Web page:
They also control their class sizes so I knew they weren’t just churning graduates out. Other bootcamps make you put in a ticket if you have a question and Coding Temple was not like that. That was extremely important to me and I feel like that played out to my and my cohort’s advantage.

Did you use any veterans benefits towards your bootcamp tuition? 

Coding Temple works with the VA. I was set to use a program that is now called Veteran Readiness and Employment, but the VA changed the guidelines and I wasn’t able to receive help. (The VA is always changing things on the fly.) Instead, I used the financing options available and got a consumer loan. Coding Temple was extremely helpful and sympathetic. They went above and beyond to provide an additional discount so that I could attend.

Did you have to do a technical challenge to get into Coding Temple?

I did a technical challenge, but the bootcamp caters to total beginners and the challenge wasn’t anything insane. It was general computer stuff, checking aptitude and mindset to see if students can sit down and learn the material. I felt the assessment was good — if I hadn’t known anything, though, I don’t think it would have kept me from getting in.

What did you learn in Coding Temple’s full-time, online bootcamp?

I was fortunate enough to be able to do the full-time program. I had just moved to Dallas with my wife and her parents, and I was able to jump into the full-time program right off the bat, which was a huge advantage. In the program, I was glad to learn Python since I had used Django for my internship while I was in college. I was looking for that since it’s newer and highly used. Coding Temple filled in a lot of blanks for front end material, and a lot of JavaScript with React and Express. We also did a lot of SQL and other mainstays for getting a job.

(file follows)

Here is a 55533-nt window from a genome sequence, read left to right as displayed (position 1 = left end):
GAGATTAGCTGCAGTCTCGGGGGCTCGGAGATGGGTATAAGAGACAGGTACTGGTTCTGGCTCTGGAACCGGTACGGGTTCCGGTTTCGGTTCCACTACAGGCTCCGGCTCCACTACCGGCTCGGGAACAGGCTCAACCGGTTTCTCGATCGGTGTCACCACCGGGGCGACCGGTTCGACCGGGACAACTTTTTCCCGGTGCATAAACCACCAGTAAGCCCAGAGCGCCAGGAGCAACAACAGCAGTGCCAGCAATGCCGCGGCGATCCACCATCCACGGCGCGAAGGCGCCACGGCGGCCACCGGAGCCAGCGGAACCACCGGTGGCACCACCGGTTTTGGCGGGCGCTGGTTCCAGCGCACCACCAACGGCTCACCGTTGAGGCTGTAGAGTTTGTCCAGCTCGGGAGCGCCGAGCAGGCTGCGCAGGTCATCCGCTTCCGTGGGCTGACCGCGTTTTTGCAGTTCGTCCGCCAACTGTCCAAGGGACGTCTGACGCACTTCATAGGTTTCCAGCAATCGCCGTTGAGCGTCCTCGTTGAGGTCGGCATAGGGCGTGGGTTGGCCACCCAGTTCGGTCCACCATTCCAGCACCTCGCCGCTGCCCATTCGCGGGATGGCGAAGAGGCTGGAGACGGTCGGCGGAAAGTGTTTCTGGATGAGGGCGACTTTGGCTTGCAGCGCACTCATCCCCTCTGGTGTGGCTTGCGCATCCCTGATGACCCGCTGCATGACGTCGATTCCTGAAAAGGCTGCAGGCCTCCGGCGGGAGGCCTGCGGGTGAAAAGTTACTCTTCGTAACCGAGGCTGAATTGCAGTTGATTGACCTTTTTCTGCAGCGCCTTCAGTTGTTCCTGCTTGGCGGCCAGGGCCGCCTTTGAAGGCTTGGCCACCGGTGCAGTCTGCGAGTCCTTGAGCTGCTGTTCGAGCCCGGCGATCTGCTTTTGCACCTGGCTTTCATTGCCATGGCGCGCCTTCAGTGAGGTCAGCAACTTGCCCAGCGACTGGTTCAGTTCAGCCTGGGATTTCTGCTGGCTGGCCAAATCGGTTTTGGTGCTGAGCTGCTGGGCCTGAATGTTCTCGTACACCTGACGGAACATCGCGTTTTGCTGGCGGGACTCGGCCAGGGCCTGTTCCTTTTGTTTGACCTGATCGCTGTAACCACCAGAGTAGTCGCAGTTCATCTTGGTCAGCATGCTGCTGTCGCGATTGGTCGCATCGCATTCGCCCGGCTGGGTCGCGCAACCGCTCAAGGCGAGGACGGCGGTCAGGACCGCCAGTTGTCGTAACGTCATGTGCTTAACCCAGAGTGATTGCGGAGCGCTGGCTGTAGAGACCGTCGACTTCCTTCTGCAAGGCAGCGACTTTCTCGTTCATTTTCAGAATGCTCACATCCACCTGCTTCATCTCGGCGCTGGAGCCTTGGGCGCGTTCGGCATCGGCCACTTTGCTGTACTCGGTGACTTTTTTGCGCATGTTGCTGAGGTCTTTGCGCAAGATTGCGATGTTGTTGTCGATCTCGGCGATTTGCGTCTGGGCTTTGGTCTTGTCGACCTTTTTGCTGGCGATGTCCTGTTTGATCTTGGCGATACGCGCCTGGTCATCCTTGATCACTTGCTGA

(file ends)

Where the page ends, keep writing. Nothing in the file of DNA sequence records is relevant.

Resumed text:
What’s the difference between learning tech skills at a coding bootcamp like Coding Temple versus college?

In the university setting, each week you read a chapter and have a small assignment. You do the assignment at home by yourself and there isn’t much opportunity to ask questions. I was going to school during COVID which brought its own problems, but even in a general setting, there aren’t as many opportunities to ask questions. 

With Coding Temple, we went more in-depth with the material and we were able to do it remotely. I was able to sit with my coffee and ask questions as we went. We got full demonstrations with face-to-face instruction compared to college, which relied on a book. If I had questions after the lecture, instructors were available. We also had a Slack channel for any questions. 

At a bootcamp, you’re also learning in a concentrated timeframe. At Coding Temple, we did two weeks of Python and covered more than an entire semester’s worth of instruction at a university! 

Since this was an online bootcamp, did you feel connected to your cohort?